The “Stephen Forte Embraces the Impedance Mismatch” topic of my LINQ and Entity Framework Posts for 7/14/2008+ post quotes Steve’s Impedance Mismatch post of June 27, 2008, following the “ADO.NET Framework Vote of No Confidence” ruckus:
What I am saying (and have been saying for a long time) is that we should accept, no, embrace the impedance mismatch! While others are saying we should eradicate it, I say embrace it.
ORM tools should evolve to get closer to the database, not further away.
His post stated earlier:
My first problem with ORMs in general is that they force you into a "objects first" box. Design your application and then click a button and magically all the data modeling and data access code will work itself out.
I concluded: Steve’s dismissal of O/RM tools in general and adoption of a data-first stance in particular makes me wonder why he’s on the Data Programmability Group’s Advisory Council whose other members predominately advocate domain-driven design.
Updated 7/28/2008: See link to Justin Etheredge’s viewpoint at end of post. Also, see comments by Frans Bouma and Jeremy D. Miller.
Responses from the NHibernate Mafia
I was surprised by the lack of uproar about Steve’s controversial data-first doctrine until I read Sam Gentile’s He Couldn't Have Said it Better post of July 26, 2008, which quotes from Ayende Rahien’s Impedance Mismatch and System Evolution post of July 25, 2008:
Let me start by saying that I absolutely reject this statement:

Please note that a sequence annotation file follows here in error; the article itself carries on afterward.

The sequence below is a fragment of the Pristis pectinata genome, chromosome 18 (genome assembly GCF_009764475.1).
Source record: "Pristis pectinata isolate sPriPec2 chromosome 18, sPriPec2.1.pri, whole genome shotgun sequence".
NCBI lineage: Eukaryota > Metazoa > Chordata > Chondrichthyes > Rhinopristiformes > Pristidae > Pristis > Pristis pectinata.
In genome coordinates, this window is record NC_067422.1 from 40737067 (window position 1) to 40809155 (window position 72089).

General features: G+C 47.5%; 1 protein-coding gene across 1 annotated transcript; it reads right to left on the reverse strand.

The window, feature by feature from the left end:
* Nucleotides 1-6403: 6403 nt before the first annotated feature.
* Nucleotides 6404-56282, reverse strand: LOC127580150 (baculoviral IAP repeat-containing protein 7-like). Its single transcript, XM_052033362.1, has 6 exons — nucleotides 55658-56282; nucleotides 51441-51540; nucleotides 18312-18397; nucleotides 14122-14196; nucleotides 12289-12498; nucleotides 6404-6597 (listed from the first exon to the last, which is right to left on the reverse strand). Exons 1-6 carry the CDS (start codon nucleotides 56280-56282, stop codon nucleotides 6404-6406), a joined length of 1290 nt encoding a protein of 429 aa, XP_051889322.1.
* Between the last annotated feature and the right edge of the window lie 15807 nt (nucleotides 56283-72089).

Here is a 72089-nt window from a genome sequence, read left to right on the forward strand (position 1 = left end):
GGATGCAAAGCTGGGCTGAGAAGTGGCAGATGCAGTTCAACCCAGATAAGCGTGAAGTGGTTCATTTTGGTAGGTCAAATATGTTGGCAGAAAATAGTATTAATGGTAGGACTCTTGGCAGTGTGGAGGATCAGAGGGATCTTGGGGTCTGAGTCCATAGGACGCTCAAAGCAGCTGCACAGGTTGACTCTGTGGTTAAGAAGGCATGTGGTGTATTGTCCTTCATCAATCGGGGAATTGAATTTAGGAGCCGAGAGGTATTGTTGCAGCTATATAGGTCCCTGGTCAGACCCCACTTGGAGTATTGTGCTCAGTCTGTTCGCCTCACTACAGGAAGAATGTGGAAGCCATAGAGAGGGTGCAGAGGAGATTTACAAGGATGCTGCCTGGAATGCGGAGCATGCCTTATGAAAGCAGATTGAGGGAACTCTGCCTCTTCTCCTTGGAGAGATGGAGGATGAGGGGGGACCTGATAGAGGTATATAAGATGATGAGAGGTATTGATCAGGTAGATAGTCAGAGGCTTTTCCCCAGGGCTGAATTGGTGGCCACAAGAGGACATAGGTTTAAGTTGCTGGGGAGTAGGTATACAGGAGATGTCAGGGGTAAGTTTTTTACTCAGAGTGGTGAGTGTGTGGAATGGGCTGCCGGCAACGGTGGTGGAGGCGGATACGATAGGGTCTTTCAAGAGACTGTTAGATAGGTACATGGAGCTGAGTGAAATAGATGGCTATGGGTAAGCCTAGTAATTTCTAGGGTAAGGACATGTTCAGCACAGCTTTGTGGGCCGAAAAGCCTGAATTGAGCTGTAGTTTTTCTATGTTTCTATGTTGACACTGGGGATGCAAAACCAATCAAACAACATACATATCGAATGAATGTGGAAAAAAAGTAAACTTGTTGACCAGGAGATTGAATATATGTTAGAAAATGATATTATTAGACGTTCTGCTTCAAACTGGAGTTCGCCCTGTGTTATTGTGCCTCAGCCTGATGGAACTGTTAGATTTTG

[The] database model is going to support far more than your application
The database model is private to the application, and is never shared with the outside world. If you need to access to my data, here is the service URL, have fun reading from it.
Ayende also points to Greg Young’s detailed Impedance Mismatch Reframing post of July 24, 2008, which refutes most of Steve’s O/RM contentions. Greg says that “this debate has become quite heated through the community,” but I didn’t see much evidence of a controversy.
I missed Jeremy D. Miller’s Ward Bell & I talk over the EF Vote of No Confidence Document post of July 22, 2008. (Ward Bell is VP of product management at IdeaBlade. I quoted Ward on EF v1 topics in my “Data Dilemma” Cover Story for Redmond Developer News’ July 15 Issue post.) Jeremy refers to Steve as a “database weenie” and makes this final point about EF in his post:
ALT.NET gets a rap for bad behavior, but in the wake of the VoNC document, I thought the traditionalists (the TechEd/INETA/Regional Director types) behaved poorly as well. The kicker for me was Stephen Forte's crack that developers want ORM's because they're too stupid and lazy to learn set-based algebra, then says that he hopes "cooler heads" will prevail later in the exact same post. Um, rank hypocrisy anyone?
Jeremy has some faith in the forthcoming EF v2 but says, “it'll be easier to start with NHibernate now and migrate to EF v2 later than it would be to start with EF v1.” If ease is the criteria, I’d say his recommendation only applies to small projects implemented by current NHibernate experts.
Update 7/28/2008: Justin Etheredge’s The Data Disconnect post of July 27, 2008 suggests a data-centric approach with service-oriented architecture (SOA) when many applications share the same data. In this case, Justin concludes:
If you are looking at a database as the center of the application, with multiple applications hitting the same database, then an ORM solution would probably look less realistic for you. ORMs biggest advantages come into play when they are generating their own SQL (so as to avoid having to maintain separate stored procs) and when you let the database schema stay relatively simple and have the translation layer massage the data into the exact format you need. These goals can often conflict with the database-centric view of an application, which likes to keep more of this control inside the database.